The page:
The trouble with old skin is the way it looks rather than the way it behaves. Skin chronically damaged by UVR during childhood thereafter looks old. This ‘photoageing’ effect causes the skin to become thin on the extremities, so that it bruises and tears easily (Fig. 16.9). The elastic fibres become clumped and amorphous, leading clinically to a yellow pebbly look called actinic elastosis (Figs 16.10 and 16.11).
Chronic exposure to sunlight, or to UVR in tanning parlours, also causes lentigines, freckles, xerosis and, of course, skin cancers. The bronzed young skins of today will become the wrinkled spotted rough prune-like ones of tomorrow.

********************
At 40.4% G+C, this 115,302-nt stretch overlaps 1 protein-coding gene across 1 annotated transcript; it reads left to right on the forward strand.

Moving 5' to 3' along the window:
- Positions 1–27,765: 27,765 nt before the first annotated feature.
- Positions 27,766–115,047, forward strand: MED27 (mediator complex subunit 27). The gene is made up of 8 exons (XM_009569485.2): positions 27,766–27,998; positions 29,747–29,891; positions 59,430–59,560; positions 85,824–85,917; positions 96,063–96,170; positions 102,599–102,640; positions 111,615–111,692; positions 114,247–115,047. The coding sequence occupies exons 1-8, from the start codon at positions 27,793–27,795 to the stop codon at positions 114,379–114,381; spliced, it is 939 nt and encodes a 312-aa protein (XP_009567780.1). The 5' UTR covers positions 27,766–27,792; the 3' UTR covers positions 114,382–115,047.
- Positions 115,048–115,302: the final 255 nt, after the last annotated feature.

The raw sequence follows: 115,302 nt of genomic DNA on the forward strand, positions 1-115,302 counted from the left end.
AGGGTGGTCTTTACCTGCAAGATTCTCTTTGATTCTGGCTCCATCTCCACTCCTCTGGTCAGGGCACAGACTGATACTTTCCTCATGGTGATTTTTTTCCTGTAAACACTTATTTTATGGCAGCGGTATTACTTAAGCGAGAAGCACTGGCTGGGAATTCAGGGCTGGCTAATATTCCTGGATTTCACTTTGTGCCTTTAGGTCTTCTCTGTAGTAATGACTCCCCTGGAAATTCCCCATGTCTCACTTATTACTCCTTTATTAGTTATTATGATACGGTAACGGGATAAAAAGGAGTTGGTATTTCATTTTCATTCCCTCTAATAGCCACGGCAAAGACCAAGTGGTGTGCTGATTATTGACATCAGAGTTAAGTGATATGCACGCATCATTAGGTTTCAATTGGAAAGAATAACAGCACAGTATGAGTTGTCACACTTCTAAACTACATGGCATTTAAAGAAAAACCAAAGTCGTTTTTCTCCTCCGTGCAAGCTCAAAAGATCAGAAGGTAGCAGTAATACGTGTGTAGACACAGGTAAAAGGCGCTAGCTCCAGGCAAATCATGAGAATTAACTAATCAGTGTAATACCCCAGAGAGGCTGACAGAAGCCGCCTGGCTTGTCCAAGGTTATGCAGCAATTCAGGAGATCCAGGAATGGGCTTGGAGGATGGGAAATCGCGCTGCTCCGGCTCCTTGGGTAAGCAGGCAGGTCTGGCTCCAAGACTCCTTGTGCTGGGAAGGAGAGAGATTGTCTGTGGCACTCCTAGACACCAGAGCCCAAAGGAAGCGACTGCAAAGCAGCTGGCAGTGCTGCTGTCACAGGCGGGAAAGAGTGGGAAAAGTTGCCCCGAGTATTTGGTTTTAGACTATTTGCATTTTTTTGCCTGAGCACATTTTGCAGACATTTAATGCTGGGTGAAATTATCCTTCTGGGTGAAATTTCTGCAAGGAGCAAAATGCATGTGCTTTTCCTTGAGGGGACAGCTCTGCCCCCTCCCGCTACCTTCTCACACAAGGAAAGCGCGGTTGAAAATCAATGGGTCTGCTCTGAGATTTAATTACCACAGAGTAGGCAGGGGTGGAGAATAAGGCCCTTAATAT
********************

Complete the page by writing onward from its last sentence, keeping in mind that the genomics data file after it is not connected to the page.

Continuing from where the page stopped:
Wrinkles occur when the dermis loses its elastic recoil, failing to snap back properly into shape. UVR damages elastic tissue and hastens this process. Although face-lifts can smooth wrinkles out, there is no way to reverse the damage fully; however, tretinoin cream (Formulary 1) seems to help some pati-ents. Prevention (reducing exposure to UVR) is better than any cure, and is especially important in sunny climates (Table 16.5).
Skin ages even in sun protected areas, but much more slowly. The dermis thins, skin collagen falls by about 1% per year throughout adult life, and becomes more stable (less elastic). Fibroblasts become sparser in the dermis, accounting for reduced collagen synthesis and slower wound healing.